that context and not, as in this instance, to a surplus derived from superior negotiating performance or bargaining experience. CIGNA and ILCO negotiated the IIP sale, the terms of which included the transfer of $ 8.7 million from CIGNA to ILCO to fund the IIP Plan. As in Malia, all of plaintiffs' accrued benefits are fully funded and are protected under the merged plan. Denying plaintiffs the $ 3.7 million in no way diminishes the benefits to which plaintiffs are entitled as a result of their past employment. They are not, however, entitled to the surplus assets that inured to ILCO not by favorable actuarial or investment experience but instead from favorable bargaining during the sales negotiations with CIGNA -- or even, as plaintiffs allege, from terminating plaintiffs' employment for the purpose of obtaining the $ 3.7 million surplus.
This allegation is contained in count VI of plaintiffs' amended complaint. It alleges that defendants terminated plaintiffs' employment with ILCO in order to prevent plaintiffs from attaining their "right to benefit from the full amount transferred from the CIGNA Plan to the IIP Plan." (Compl. P 111). Plaintiffs assert that defendants thus violated Section 510 of ERISA, which provides that it is unlawful for any person to discharge or discriminate against a participant for the purpose of interfering with the attainment of any right to which the participant is entitled or may become entitled under an employee benefit plan. 29 U.S.C. § 1140 (emphasis added). The short answer to plaintiffs' assertion is that § 1140 refers to vested rights, not to those rights that might become vested by future events. Harsh as this result may be, the fact is that plaintiffs had no guarantee of continued employment with ILCO. They could be terminated for any cause or no cause without remedy. They could be terminated, with the result that they were deprived of the opportunity to accrue more benefits through additional years of service, and still have no remedy. Because plaintiffs are not entitled under ERISA to a share of the surplus assets, it follows that their termination did not interfere with the attainment of any "right" to the surplus, and defendants' motion for judgment on the pleadings of count VI must therefore be granted.
B. ERISA's "Exclusive Benefits" Clause
Plaintiffs allege that defendants violated ERISA's "exclusive benefits" clause, 29 U.S.C. §§ 1103(c)(1) and 1104 (a)(1)(A), by accumulating the $ 3.7 million surplus assets for ILCO's own benefit rather than holding them "exclusively for the purpose of providing benefits to plan participants and their beneficiaries." (Compl. P 53). Malia did not address these specific ERISA provisions or discuss whether they prohibited reversion of surplus assets to an employer.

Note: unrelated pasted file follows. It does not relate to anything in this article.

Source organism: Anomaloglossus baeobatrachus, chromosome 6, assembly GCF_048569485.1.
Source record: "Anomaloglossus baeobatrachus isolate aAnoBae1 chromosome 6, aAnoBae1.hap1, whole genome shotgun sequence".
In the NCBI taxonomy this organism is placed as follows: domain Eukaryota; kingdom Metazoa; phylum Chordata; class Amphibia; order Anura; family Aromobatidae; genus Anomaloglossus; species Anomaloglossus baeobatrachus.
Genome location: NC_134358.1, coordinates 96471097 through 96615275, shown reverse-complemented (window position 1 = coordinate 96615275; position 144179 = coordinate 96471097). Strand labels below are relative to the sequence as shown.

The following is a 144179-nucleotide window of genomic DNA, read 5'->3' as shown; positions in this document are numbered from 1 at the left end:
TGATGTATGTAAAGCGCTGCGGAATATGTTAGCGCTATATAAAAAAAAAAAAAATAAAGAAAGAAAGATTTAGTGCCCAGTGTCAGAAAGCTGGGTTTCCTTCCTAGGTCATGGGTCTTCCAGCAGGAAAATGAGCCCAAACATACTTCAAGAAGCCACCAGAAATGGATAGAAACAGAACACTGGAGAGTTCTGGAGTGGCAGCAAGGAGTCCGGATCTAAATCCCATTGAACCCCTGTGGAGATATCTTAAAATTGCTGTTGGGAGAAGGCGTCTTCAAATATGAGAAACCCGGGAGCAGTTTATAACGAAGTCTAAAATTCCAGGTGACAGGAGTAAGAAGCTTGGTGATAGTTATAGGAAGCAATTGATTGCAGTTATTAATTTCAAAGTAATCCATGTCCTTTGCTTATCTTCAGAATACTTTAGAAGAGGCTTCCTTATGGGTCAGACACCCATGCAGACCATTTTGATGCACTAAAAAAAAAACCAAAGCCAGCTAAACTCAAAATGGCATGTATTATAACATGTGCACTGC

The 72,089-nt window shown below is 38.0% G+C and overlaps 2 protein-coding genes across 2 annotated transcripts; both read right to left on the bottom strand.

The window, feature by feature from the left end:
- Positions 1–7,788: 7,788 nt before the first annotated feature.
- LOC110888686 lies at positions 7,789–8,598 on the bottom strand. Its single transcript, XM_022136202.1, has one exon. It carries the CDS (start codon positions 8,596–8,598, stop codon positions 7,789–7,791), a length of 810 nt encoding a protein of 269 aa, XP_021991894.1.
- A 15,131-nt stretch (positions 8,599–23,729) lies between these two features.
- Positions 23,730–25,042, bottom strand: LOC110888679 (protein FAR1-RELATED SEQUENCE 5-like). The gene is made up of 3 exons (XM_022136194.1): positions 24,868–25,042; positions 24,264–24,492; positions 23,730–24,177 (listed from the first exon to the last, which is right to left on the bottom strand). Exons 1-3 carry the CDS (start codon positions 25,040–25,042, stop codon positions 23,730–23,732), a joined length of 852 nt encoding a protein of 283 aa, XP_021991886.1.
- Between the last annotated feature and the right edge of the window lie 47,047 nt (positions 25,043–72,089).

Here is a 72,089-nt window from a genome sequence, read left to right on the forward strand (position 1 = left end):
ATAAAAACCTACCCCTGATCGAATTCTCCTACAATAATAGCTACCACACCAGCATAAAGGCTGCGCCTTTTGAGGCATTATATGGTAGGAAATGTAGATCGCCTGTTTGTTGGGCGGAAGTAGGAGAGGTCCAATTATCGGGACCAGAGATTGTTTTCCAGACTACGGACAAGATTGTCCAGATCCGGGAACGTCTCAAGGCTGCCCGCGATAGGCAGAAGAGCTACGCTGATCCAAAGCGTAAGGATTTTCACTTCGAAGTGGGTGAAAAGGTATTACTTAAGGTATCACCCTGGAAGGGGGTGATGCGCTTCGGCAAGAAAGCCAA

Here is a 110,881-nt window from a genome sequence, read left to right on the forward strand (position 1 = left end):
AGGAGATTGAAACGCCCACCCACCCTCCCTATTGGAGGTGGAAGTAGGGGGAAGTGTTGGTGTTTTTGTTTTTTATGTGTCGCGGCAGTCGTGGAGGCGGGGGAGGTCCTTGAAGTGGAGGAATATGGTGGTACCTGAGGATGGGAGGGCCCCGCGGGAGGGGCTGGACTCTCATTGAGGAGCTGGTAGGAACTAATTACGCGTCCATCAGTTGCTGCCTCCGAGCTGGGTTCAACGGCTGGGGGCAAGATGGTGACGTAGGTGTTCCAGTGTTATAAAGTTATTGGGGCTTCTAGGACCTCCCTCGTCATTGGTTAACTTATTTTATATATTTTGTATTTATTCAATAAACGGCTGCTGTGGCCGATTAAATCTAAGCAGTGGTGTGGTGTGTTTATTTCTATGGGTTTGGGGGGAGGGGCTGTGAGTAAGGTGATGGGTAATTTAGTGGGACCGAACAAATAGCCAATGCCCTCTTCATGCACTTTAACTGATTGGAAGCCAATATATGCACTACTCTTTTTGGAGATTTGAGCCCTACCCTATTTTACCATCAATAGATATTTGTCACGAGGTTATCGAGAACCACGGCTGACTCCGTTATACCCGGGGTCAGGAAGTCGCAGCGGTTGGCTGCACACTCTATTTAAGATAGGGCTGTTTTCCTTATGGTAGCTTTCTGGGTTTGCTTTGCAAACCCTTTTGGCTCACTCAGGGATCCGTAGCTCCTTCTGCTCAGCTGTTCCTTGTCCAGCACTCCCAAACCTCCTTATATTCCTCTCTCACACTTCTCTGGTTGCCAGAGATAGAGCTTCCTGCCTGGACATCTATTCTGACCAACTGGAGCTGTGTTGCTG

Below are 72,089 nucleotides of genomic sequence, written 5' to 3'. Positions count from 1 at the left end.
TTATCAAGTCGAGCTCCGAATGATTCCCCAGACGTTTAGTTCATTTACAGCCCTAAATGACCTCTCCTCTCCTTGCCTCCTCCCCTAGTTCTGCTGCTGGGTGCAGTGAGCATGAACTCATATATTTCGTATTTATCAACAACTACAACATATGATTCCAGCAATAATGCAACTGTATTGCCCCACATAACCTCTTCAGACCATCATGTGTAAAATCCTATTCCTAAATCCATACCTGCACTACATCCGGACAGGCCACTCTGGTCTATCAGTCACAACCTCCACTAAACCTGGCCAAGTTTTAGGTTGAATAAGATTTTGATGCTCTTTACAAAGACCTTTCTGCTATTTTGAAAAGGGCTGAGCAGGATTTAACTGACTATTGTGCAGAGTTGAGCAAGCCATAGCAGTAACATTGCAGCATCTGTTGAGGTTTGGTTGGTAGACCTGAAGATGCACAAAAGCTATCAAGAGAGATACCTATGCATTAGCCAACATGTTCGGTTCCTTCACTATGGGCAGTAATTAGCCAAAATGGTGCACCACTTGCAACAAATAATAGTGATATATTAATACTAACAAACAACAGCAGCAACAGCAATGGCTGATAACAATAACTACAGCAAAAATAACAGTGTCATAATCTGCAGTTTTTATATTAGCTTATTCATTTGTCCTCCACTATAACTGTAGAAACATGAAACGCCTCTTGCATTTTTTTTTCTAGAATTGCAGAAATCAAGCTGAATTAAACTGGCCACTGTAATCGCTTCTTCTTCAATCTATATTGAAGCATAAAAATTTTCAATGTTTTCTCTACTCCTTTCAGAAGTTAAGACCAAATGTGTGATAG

The Third Circuit had previously addressed the issue, however, in Chait v. Bernstein, which involved a partial termination of a benefit plan. 835 F.2d 1017, 1020, 1023 (3d Cir. 1987). While the ILCO Plan in this case is ongoing and has not partially terminated, Chait is instructive nonetheless. The court pointed out that the "exclusive benefits" clause is standard language appearing in every ERISA plan pursuant to ERISA section 403(c)(1), 29 U.S.C. § 1103(c)(1). Id. at 1023. The Third Circuit held that a plan's "exclusive benefit" language standing alone cannot be read as prohibiting reversion of plan surplus to the employer. Id. See also, Borst v. Chevron, 36 F.3d 1308, 1316-17 (5th Cir. 1994) (neither ERISA nor Internal Revenue Code requires distribution of surplus assets upon partial termination of a plan; employees' rights to portion of surplus assets must rest on some provision of plan itself). Plaintiffs have not alleged any additional provision of the IIP or ILCO Plans that would prohibit ILCO's retention of the surplus assets. As a matter of law, defendants have not breached their fiduciary duty to plaintiffs by retaining the surplus and defendants' motion for judgment on the pleadings of count I must be granted.
Under prevailing caselaw, plaintiffs are not entitled to the $ 3.7 million surplus assets in the ILCO Plan. Defendants' termination of plaintiffs' employment with ILCO did not, therefore, interfere with plaintiffs' attainment of the surplus and defendants' motion for partial judgment on the pleadings of count VI must therefore be granted. Because ERISA's "exclusive benefits" clause, without more, does not prohibit reversion of a plan surplus to an employer, defendants did not breach their fiduciary duty to plaintiffs by retaining the surplus within the ILCO Plan. Defendants' motion for judgment on the pleadings of count I must therefore be granted.
An appropriate order follows.
AND NOW, this 16th day of March, 1995, it is hereby ordered that defendant's motion for partial judgment on the pleadings of count I and count VI of plaintiffs' amended complaint is GRANTED. Judgment is entered for defendants on counts I and VI.
BY THE COURT: